€460m gamble for arcade owner as casino approved
Businessman keeps cards close to his chest over funding
THE businessman behind a €460m gambling and racing complex given the green light by planners yesterday has insisted the project will go ahead -- but will not say how it will be funded.
An Bord Pleanala yesterday granted permission for the massive Las Vegas-style casino, racetrack and hotel complex close to the village of Two-Mile Borris, Co Tipperary.
There is no resort casino similar in size and scale to the 'Tipperary Venue' anywhere in Europe.
However, businessman Richard Quirke said that work would now begin securing the 800-acres needed to implement his "vision and ambition".
It is understood he has already has options on or has bought much of the land required.
In a short statement, the businessman welcomed the planning decision and said his architects would also make a new application to North Tipperary County Council for permission to build an indoor arena for equestrian events and a polo field.
Mr Quirke added: "I have instructed my design team and management to proceed to the next appropriate stages of the development."
However, his company would not be drawn on who would finance the project or if it would still go ahead if the Government decided not to grant a casino licence.
Gambling clubs are illegal in Ireland, but up to 50 private members' clubs offer casino games. A consultation paper published last December included a proposal to allow 'resort'-style casinos similar to the 'Tipperary Venue' to be licensed, but the Government has yet to decide if they should be approved.
And government sources said last night there is no desire in the Coalition to amend the legislation to allow for the casino to be set up.
However, the planning appeals board has approved plans to build a 550-bedroom five-star hotel, a 6,000-sqm casino -- the equivalent of almost 1.5 acres -- an all-weather racecourse, golf course, a heliport and greyhound track at the venue. The hotel would be the biggest in the country.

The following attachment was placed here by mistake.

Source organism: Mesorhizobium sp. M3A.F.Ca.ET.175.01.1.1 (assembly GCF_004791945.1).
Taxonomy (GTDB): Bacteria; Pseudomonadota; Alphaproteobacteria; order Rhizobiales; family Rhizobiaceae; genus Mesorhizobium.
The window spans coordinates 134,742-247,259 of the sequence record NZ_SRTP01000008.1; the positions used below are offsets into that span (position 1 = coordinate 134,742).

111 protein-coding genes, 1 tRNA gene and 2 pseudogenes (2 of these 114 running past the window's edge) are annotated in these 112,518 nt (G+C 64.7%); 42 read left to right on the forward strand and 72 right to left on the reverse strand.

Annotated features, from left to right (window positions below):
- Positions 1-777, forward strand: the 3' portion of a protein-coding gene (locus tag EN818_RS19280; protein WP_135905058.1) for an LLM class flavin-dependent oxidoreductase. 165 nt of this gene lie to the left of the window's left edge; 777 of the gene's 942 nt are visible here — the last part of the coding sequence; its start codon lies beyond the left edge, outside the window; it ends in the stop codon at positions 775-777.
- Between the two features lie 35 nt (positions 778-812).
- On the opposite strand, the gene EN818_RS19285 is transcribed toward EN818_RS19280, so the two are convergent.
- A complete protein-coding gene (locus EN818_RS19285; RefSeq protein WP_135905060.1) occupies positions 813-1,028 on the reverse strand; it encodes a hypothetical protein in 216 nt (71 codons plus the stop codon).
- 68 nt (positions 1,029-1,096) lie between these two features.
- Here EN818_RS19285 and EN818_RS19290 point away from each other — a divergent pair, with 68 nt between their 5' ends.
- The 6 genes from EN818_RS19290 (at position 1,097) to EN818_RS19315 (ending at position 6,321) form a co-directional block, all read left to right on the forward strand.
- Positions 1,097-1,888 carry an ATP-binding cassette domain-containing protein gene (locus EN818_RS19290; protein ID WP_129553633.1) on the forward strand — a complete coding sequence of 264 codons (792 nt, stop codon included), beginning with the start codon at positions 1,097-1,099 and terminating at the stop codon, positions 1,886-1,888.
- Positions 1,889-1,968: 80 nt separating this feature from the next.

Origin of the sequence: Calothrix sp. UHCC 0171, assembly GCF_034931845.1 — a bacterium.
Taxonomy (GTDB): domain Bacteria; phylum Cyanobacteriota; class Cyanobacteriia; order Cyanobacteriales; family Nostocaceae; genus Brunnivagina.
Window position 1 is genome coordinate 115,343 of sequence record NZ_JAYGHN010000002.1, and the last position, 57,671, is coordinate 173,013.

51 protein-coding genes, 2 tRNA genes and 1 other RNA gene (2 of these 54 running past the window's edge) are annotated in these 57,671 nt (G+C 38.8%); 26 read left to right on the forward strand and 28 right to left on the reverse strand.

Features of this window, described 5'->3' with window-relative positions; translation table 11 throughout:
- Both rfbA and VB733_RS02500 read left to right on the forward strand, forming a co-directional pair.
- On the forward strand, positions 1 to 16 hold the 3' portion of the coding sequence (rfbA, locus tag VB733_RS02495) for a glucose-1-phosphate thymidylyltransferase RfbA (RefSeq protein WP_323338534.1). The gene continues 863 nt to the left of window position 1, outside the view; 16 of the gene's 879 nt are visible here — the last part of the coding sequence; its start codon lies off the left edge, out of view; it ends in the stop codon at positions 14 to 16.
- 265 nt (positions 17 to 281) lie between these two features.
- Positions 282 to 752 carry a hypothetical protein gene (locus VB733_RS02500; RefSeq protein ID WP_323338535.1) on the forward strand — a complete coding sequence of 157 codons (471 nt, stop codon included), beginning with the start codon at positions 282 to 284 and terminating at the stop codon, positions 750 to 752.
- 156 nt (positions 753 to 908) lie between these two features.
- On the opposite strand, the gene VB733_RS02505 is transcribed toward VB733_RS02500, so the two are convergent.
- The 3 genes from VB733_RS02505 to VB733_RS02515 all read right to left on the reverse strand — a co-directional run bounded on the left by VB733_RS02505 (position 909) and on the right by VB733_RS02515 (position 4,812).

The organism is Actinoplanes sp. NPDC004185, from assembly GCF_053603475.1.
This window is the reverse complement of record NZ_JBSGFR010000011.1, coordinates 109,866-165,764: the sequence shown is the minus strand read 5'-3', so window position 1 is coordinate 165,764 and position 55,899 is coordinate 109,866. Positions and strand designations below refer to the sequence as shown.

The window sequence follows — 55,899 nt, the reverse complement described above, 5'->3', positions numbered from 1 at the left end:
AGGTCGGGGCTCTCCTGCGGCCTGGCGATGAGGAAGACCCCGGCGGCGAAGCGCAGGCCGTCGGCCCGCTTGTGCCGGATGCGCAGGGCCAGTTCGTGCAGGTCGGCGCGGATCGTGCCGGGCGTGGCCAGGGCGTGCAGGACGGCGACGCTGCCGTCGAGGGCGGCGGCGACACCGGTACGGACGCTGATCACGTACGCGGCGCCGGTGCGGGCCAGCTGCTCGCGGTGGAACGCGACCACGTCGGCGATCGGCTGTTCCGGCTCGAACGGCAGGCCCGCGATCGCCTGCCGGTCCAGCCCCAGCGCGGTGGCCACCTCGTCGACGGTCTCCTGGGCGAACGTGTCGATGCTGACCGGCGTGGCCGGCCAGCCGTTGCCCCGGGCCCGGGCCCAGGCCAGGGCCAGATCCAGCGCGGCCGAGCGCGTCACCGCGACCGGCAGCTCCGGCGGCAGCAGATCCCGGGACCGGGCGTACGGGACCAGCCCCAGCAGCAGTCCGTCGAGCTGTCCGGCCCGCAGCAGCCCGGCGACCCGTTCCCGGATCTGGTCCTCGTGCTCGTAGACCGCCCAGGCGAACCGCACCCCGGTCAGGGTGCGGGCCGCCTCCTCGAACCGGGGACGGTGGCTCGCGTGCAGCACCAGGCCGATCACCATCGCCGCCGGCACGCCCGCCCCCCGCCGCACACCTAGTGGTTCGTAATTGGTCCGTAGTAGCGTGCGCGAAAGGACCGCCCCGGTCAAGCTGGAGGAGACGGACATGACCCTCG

The site is located off the M8 Dublin-Cork motorway, about 11km from Thurles, and plans also include a full-size replica of the White House.
Permission for a 15,000-capacity underground music and entertainment venue was refused because of traffic concerns. Similar-sized projects are only seen in Las Vegas, Macau and Atlantic City, experts said last night.
Plans to build a 'super casino' in the UK were withdrawn in 2008 because of concerns about the negative impact of the project.
An Bord Pleanala's decision was welcomed last night by local independent TD Michael Lowry, who has supported the project from the outset.
"This development unleashes a huge potential for Tipperary in terms of economic activity for the area, (and) in terms of job creation," he said.
"Work will be able to commence in the next three to four months."
The project was approved despite the planning inspector recommending refusal.
In her report An Bord Pleanala inspector Pauline Fitzpatrick said that "no consideration" had been given to the impact the hotel would have on other five-star hotels in the country, that the White House replica could be seen as a "gimmick" and that the decision could "prejudice" a government decision on whether the country needed a casino complex.
Her comments were echoed by the Gaming and Leisure Association of Ireland, which represents private members' gambling clubs.
It said the Government had yet to decide if massive gaming projects would be approved and licensed.
"It is pre-emptive," David Hickson, the association's director, told the Irish Independent.
"We are hoping there will be proposals to regulate (the industry) by the autumn and those proposals may or may not include the option of a resort-style casino.
"I suspect when you look at the economic arguments, going from zero to a resort-style casino doesn't make sense to me and politically I don't think it will be that attractive."
North Tipperary County Council granted planning permission for the project last year but the case was appealed to the board by local residents and An Taisce.
Mr Quirke, a former garda from Thurles, is best known for running Dr Quirkey's Good Time Emporium gaming arcade on Dublin's O'Connell Street.
An estimated 1,000 jobs will be created in building the facility and another 2,000 full-time positions once the complex opens.